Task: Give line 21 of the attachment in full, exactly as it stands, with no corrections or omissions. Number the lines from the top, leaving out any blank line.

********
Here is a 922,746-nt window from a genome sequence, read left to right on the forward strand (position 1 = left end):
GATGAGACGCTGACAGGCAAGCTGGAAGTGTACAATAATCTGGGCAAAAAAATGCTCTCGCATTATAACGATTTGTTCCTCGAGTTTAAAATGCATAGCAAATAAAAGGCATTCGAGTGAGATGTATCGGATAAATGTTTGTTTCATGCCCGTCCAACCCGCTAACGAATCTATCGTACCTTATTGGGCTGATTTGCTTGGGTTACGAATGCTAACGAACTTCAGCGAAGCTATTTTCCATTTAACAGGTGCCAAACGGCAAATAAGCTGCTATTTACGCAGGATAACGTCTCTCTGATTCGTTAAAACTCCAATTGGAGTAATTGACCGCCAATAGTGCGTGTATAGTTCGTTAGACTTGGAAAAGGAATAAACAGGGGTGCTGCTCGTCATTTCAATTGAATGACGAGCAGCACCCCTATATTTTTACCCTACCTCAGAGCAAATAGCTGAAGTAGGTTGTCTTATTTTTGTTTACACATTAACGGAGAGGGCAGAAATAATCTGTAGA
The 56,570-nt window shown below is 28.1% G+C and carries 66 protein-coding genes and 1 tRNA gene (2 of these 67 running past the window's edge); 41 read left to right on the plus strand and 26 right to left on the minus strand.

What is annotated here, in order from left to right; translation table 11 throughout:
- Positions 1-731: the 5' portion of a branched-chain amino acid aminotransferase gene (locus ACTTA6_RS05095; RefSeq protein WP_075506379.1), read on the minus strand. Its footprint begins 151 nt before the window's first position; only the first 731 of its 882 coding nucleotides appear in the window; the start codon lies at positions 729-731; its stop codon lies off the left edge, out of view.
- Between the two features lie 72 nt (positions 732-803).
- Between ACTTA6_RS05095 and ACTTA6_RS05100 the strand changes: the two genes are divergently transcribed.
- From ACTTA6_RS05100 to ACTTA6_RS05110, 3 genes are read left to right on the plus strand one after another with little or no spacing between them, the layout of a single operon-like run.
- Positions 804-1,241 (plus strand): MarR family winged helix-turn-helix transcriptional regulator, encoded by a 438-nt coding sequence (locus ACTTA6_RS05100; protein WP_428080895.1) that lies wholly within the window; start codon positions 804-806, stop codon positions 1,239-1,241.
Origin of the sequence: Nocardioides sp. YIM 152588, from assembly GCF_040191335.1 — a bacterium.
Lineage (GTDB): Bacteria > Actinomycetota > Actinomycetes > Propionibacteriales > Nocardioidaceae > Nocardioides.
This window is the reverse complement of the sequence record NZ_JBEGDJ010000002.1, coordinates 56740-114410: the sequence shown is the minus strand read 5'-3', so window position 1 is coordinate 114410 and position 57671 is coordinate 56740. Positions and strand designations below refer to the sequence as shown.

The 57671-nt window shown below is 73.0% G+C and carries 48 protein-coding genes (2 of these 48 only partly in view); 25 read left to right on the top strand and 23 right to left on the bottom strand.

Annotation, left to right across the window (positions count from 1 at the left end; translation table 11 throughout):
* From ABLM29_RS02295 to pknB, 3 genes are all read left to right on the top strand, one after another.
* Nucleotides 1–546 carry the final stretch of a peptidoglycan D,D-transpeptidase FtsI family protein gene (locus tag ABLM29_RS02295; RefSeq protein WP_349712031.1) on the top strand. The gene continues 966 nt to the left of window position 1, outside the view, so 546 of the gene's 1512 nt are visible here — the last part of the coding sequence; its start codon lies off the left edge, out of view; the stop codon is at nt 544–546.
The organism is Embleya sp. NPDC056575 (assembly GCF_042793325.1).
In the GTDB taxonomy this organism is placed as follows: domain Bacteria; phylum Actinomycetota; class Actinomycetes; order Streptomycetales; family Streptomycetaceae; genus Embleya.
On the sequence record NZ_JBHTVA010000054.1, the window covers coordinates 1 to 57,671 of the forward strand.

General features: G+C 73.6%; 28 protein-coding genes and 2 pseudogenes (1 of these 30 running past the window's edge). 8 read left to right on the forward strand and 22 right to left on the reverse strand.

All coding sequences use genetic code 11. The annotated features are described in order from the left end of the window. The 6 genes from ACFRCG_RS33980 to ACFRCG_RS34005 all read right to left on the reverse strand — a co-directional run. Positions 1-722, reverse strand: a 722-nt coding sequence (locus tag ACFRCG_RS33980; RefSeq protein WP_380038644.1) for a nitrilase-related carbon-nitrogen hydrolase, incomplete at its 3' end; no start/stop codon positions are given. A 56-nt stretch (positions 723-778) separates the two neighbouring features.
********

All coding sequences use genetic code 11. The annotated features are described in order from the left end of the window. The 6 genes from ACFRCG_RS33980 to ACFRCG_RS34005 all read right to left on the reverse strand — a co-directional run. Positions 1-722, reverse strand: a 722-nt coding sequence (locus tag ACFRCG_RS33980; RefSeq protein WP_380038644.1) for a nitrilase-related carbon-nitrogen hydrolase, incomplete at its 3' end; no start/stop codon positions are given. A 56-nt stretch (positions 723-778) separates the two neighbouring features.